It is widely recognized that a cyberattack is one of our biggest national security concerns and threats. But I will bet most of you did not know a first-of-its kind commission to develop a national strategy recently finished two years of work. It is the Cyberspace Solarium Commission— the name based on President Eisenhower’s Project Solarium, which developed new policies for the Cold War. Senator Angus King was a co-chair of the cyber body and today speaks with me about its mission.
The following is a transcript of a report from "Full Measure with Sharyl Attkisson." Watch the video by clicking the link at the end of the page.
Sen. Angus King: Our response to cyberattacks had been sort of disjointed and all over the place. The idea was, "Let's take a comprehensive look at this problem and figure out what we need to do." And the commission had a unique structure that I think contributed to its success. We had four sitting members of Congress, bipartisan, we had four people from the executive branch, and then we had six from the private sector. But the basic idea was to set up a structure that would give us a definition of a cyber strategy for the country.
Sharyl: Can you highlight some of the biggest recommendations that have been implemented and also some of the recommendations that haven’t, that you think are important?
King: Yeah. I think one of the most important ones that we made was the creation of what's called a National Cyber Director, appointed by the president and the executive office of the president, confirmed by the Senate. Why? Because cyber is scattered all over the federal government in half a dozen or more agencies. There was a lack of coordination. President Biden appointed a fellow named Chris Inglis, who was a member of our commission, to that job. He's in the job now, and he's fabulous. Ones that haven't been implemented yet that, frankly I'm disappointed, I was hoping we were going to be able to do them this year in the defense bill is improvements in the infrastructure for the relationship between the private sector and the government. In cyber, 85% of the target space is in the private sector: airlines, banks, the energy grid, pipeline systems — that's where the attacks come and will come. So, the federal government can help, but there has to be a relationship, a new kind of relationship of trust and mutual information sharing. Unfortunately, we ran into some jurisdictional battles between committees. And frankly, it was pretty frustrating for me because we're talking about national security.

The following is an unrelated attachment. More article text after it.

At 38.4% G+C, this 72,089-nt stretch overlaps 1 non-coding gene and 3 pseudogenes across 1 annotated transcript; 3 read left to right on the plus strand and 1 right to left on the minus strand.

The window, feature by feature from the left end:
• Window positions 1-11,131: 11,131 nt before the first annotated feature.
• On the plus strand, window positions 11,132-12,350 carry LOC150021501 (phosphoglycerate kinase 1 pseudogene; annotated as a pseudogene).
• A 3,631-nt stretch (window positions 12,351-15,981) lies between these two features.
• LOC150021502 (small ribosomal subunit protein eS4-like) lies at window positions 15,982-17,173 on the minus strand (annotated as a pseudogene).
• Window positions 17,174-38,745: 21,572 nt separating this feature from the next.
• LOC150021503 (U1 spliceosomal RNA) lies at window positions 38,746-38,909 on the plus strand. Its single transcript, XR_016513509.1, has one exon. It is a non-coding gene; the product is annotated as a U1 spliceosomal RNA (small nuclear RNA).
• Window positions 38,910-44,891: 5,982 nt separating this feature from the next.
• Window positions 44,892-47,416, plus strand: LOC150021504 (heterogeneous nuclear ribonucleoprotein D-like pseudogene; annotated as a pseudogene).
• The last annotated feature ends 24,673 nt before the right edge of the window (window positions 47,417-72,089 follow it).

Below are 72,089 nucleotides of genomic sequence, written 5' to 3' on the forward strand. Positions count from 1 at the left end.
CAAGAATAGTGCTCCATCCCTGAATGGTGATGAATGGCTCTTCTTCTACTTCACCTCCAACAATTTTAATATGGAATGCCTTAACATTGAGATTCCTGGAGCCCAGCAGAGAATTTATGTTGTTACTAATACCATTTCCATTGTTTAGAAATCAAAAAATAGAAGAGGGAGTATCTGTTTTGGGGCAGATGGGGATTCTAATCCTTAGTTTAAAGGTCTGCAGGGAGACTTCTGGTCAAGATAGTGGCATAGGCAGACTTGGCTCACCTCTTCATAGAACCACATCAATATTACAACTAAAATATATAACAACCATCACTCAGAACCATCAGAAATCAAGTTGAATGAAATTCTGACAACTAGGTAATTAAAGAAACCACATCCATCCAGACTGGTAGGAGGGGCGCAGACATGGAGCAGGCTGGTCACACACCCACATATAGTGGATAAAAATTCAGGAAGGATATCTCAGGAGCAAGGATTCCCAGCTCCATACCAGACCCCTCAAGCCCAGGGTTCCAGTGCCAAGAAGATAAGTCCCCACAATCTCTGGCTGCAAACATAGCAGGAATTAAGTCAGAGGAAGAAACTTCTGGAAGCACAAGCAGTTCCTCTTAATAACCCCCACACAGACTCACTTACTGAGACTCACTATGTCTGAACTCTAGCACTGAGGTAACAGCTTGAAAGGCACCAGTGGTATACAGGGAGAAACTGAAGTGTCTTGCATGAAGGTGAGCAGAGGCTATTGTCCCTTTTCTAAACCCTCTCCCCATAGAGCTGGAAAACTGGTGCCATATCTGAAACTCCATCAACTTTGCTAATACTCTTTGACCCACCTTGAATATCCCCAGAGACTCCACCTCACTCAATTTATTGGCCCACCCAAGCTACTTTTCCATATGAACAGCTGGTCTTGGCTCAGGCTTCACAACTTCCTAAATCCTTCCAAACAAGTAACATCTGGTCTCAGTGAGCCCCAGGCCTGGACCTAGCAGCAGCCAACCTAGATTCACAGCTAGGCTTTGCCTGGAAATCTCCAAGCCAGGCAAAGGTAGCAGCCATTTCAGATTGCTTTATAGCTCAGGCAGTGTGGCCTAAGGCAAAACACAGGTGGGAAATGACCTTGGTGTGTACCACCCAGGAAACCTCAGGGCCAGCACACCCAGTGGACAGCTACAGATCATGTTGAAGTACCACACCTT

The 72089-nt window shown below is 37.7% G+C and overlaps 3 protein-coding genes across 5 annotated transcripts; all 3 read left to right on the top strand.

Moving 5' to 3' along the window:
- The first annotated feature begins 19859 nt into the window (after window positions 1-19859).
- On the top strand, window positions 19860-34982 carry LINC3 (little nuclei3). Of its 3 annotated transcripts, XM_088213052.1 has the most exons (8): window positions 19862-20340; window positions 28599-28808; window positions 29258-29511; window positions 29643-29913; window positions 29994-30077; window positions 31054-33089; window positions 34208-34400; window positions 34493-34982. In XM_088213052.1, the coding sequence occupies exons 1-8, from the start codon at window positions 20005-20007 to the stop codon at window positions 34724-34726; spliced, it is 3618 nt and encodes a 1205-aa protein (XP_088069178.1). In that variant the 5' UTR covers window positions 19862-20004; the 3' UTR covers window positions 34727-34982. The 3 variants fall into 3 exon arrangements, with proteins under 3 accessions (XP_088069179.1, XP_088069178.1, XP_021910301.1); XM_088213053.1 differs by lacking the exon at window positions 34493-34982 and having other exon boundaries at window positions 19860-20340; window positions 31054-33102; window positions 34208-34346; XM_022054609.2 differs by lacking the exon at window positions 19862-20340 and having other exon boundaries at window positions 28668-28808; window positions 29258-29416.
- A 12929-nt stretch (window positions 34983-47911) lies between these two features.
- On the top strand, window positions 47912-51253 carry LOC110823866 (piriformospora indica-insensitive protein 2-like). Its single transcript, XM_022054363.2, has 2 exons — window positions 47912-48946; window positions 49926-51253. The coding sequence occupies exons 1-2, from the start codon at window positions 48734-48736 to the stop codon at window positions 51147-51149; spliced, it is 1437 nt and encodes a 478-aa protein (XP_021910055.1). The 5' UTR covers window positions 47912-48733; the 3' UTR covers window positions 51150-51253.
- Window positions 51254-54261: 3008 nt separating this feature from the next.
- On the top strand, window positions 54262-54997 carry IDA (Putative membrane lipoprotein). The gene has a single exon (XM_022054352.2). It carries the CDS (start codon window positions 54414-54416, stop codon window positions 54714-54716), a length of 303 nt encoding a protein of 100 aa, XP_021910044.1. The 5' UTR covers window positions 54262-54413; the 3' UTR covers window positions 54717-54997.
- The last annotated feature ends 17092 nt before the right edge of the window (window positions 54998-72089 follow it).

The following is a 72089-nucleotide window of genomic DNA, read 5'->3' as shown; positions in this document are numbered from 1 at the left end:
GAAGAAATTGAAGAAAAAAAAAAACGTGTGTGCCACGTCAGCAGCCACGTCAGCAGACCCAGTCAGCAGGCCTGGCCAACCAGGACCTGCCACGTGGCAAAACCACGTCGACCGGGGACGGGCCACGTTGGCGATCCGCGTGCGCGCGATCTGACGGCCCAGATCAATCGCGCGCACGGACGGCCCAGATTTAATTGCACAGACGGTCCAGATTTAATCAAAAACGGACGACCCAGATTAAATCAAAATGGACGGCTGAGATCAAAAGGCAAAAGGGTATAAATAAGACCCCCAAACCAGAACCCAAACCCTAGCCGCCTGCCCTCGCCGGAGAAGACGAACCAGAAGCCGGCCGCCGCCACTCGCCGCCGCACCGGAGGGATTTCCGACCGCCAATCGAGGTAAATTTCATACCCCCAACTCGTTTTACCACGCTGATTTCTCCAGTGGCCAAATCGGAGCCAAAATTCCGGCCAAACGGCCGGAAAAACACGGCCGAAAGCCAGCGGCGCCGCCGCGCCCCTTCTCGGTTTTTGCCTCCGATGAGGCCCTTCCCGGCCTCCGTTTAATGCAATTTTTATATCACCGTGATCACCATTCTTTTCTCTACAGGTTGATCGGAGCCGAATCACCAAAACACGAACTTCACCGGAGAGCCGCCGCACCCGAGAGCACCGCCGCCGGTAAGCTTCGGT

Sharyl: Based on what you've learned and what you know the last couple of years, what are your major concerns when it comes to adversaries like China and Russia in cyberspace?
King: Boy. There's a whole series. One is the danger of a catastrophic cyberattack. If the grid goes down in New England in February, people will die. Oil burners don't fire without electricity. It will be catastrophic. Same thing with the financial system, pipelines. I mean, water systems is very vulnerable. There are 70,000 separate water systems in America. And all it takes is a cyberattack on a medium sized water system to change the chemistry, close a valve, that kind of thing. It would be incredibly dangerous. So, there's a whole hierarchy of problems. But here's the reality. The next 9/11 will be cyber. And right now, we're not ready for it, but we're getting there. We’re working on things like continuity, the economy. How do we get back? We're working on prevention. We're working on deterrence. We're working on how to strengthen the cyber hygiene of the private sector without regulation, but with encouragement. And so, like I say, I think we're way better than we were two or three years ago, but we're not there yet.
Sharyl (on-camera): The Cyberspace Solarium Commission finished its two-year mission at the end of 2021. About half of its 60 recommendations were passed into law. It’s continuing on as a nonprofit to try to get the rest of them enacted.
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